Brother, sister unofficially break stilt-walking record
By Mike Warren
MARSHFIELD – Suspended five stories high, 37-year-old Ashley McCauley and 33-year-old Jordan Wolf on June 4 took their turns stepping out of a metal safety cage hanging from the end of a crane, and onto a pair of stilts standing 54 feet, one inch tall.
Then, with nothing more than loose tethers running from a belt around their waists to safety cables on either side of them, the siblings from Loyal, each took 10 unsupported steps forward on aluminum stilts each weighing 97 pounds, unofficially setting a new stilt-walking world record.
“A lot of emotions,” Jordan told Hub City Times as he exited the cage once it was safely back on solid ground. “I’ve wanted to do this my whole life after watching my brother do it and knowing my dad did it, so it feels pretty good.”
His dad, known locally as “Steady” Eddie Wolf, held the world record four different times at varying heights throughout most of the 1980s, ending up at 40 feet, 9.5 inches in 1988.
A decade later, his brother Travis set the world record at 40 feet, 10.25 inches.
The current official record, 53 feet, 10 inches, was set in 2006 in China. Now, the Wolf family waits, as the Guiness Book of World Records works to verify Jordan’s record-setting effort.
“I’ve been through this quite a few times,” said Jordan’s mother Annmarie following the attempt by her son. “Jordan really wanted this, so we’re pretty happy for him.”
And while Jordan’s record-setting attempt hangs in the balance, Ashley’s effort will not be considered by Guiness, since her application was denied. But she did not let that stop her or dampen her spirits.
“It was amazing,” Ashley said in the immediate afterglow of the event, held in front of the grandstands at the Central Wisconsin State Fairgrounds in Marshfield. “Never had a woman attempt it, and that’s been my big thing. I really wanted to do this for all the little girls that I have in my family, just to prove that girls can keep up with the boys, and we can do everything that they can do. But it was surreal for sure, being up there with two of my brothers, and one that’s already done it before (Travis) having our backs. And then practicing with my brother Jordan for six months, and then doing it with him, it was awesome.
“A lot of emotions once we were up there, just thinking about the history of everything, and how much practice we’ve put into it. For me, it was a lot of emotion of the community support. Honestly, it’s taken so much to get us to this point, and we’ve had so much family that’s helped us with everything. But for Marawood and Nikolai (Construction) to come out here on a Saturday and do this for us was pretty awesome.”
And while the effort took an emotional toll on both Ashley and Jordan, they agreed the physical aspect was just as difficult.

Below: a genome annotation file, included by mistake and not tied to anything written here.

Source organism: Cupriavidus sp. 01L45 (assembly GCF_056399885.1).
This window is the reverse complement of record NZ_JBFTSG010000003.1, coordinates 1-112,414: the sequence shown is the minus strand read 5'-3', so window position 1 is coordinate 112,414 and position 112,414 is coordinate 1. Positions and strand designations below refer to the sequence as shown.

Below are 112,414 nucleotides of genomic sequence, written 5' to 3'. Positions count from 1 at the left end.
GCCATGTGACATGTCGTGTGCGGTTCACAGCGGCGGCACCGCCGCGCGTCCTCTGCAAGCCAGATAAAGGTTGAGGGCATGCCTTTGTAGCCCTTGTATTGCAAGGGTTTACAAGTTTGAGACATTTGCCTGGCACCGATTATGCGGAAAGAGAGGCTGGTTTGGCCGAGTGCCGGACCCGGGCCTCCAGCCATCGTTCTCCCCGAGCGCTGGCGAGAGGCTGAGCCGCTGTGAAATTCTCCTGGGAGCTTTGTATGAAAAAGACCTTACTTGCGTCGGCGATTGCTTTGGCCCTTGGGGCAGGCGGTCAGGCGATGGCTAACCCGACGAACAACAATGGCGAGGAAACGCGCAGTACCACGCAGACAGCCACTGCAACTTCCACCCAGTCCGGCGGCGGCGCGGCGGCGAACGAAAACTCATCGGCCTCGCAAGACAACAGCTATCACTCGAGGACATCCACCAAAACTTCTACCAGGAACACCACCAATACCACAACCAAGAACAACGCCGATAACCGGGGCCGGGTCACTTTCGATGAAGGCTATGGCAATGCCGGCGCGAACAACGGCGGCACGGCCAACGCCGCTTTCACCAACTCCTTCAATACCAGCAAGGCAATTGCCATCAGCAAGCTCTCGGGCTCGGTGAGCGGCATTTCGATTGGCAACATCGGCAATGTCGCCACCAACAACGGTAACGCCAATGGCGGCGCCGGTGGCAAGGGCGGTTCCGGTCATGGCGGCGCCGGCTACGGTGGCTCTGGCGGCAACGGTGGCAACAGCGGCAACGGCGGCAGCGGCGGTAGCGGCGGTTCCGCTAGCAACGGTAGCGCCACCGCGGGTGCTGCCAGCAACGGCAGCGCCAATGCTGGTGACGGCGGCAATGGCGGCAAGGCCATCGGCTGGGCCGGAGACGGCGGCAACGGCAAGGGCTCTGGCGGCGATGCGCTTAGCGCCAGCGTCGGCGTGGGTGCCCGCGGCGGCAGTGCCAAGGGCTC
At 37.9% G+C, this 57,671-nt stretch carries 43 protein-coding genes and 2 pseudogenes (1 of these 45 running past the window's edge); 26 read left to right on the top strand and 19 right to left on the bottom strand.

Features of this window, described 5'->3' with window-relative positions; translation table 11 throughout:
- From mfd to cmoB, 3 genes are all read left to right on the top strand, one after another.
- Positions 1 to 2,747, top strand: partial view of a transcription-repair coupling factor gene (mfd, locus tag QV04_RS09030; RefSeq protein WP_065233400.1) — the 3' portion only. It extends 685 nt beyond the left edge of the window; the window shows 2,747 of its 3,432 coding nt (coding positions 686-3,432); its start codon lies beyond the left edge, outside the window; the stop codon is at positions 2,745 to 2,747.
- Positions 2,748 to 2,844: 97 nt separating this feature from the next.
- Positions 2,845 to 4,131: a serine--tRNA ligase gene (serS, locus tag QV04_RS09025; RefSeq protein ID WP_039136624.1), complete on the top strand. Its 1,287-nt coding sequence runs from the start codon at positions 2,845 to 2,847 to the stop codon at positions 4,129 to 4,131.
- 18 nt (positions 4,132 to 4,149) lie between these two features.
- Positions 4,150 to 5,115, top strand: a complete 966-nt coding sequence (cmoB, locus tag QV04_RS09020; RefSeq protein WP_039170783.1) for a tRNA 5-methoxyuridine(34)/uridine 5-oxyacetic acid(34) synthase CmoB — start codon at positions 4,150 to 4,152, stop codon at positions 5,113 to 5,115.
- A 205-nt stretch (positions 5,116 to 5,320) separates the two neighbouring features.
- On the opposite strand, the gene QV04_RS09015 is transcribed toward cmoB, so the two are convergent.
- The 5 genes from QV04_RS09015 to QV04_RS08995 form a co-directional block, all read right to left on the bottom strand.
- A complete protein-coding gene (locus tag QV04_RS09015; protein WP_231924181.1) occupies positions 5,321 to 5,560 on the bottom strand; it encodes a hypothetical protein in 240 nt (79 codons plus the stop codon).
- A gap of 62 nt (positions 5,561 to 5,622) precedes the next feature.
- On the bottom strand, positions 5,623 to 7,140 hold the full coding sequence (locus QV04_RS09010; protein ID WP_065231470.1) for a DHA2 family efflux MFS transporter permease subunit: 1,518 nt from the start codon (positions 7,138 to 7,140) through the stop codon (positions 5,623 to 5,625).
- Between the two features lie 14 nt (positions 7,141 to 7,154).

“It took a lot of practice, a lot of work,” Ashley said. “We started back in October, really focusing on leg training, and we thought we knew what we would have to do to lift a hundred pounds, and it was the complete opposite to be honest. But we practiced on them three times a week, and as we practiced, it just got easier and easier. So, for me it wasn’t the height, it was the weight. Physically, I’m a pretty small gal, and so the stilts weighed a lot more than I did, so to be able to move them is definitely mind over matter.”
Jordan agreed with his sister’s assessment. “We’ve actually never tried these stilts before today. So, we got up there, and I had to relearn how they maneuver and the body motion that goes with them.”
Down below, their father “Steady” Eddie kept a steady eye on things as he observed from ground level.
“It’s very stressful,” he said after watching two of his children set a record nearly 14 feet higher than his last record-setting height. “Thank God that we got it done before it got too windy, because that’s our biggest fear is the wind. And I thought this was kind of put to the side at some point, but these two just come out of nowhere and said they’re going to break the record, and here we are. I can’t believe it. Pretty good feeling. It’s just awesome. Awesome Ashley and Jumpin’ Jordan.”
The pair’s motto from the beginning was “Balance over Fear”, and they used their record-setting campaign to “Walk for a Purpose”, raising money for local families going through challenges caused by cancer.
In a social media post the day after their record-setting performance, Ashley McCauley said, “It still feels a bit surreal, but we accomplished what we set out to do. This may be an individual record by Guiness, but to our family it’s a team accomplishment. We appreciate all who traveled near and far to witness and celebrate with us.”
A few traveled a lot farther than most; there were several individuals representing the International Network of Stilt Walkers broadcasting the event in multiple Latin American countries.